Fuel efficiency is one of the most important areas of automotive vehicle research and development today, with rising fuel costs, energy security and environmental concerns being at the forefront of customers and legislators minds. Heavy Duty Diesel Engines (HDDE) are the primary source of mechanical power generation in today’s trucks and buses and this is likely to continue for the foreseeable future. In the 2011 European Commission White Paper on transport, a reduction of at least 60% of greenhouse gas emissions from transport by 2050, with respect to 1990 levels, was called for. The report concludes that acting on vehicles’ efficiency through new engines, materials and design will help in the reduction of oil dependence, the competitiveness of Europe’s automotive industry as well as health benefits, especially improved air quality in cities. Therefore, the efficiency and frictional losses in a vehicles powertrain are areas of great interest.
This thesis focuses on the Piston Ring to Cylinder Liner (PRCL) contact and the potential for improving its performance through the specification of an optimised cylinder liner surface texture. The PRCL contact is one of the biggest contributors to mechanical losses in a HDDE and so there is potential for large performance gains to be achieved through optimisation of this contact.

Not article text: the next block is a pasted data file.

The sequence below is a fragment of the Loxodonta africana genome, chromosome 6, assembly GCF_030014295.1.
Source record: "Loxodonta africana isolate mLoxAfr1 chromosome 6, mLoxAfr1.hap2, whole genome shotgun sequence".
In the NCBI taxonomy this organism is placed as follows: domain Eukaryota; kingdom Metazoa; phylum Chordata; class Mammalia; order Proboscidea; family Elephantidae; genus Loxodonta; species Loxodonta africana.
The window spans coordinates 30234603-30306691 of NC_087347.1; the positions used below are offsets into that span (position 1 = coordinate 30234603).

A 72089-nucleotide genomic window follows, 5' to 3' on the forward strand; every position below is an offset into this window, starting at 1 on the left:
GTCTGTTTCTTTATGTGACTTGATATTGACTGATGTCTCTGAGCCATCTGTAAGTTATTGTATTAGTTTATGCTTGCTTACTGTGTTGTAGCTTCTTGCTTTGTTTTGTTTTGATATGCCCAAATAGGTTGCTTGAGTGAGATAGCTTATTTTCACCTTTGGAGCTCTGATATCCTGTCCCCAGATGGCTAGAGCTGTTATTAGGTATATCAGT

This research has led to the development of a simulation tool capable of calculating the friction, lubrication regime, oil consumption risk and wear that occurs in the full ring-pack of a HDDE. Furthermore, the tool allows for the evaluation of the relative performance of different cylinder liner surface topographies. A mixed lubrication model, incorporating flow factors calculated using the homogenization technique, has been implemented to allow all regimes of lubrication to be considered. A mass-conserving cavitation algorithm, formulated as a Linear Complimentarity Problem, enables lubricant cavitation, fully-flooded or starved inlet conditions and the quantity of lubricant deposited on the cylinder liner surface to be modelled.
The simulation tool is validated with both reciprocating bench tests and full single cylinder fired engine tests. The reciprocating bench tests measured both friction and film thickness and both showed good correlation with the predictions from the simulation tool. Simulations and experiments were conducted on four different cylinder liner variants and both ranked the frictional performance of the cylinder liner variants in the same order.
A parametric study of honing depth, spacing and angle was undertaken using the developed simulation tool and the influence of these parameters on lubricant film thickness, friction, wear and oil consumption was investigated. The thesis concludes that a reduction in specific fuel consumption is achieveable through the optimisation of cylinder liner texture and outlines how this might be achieved.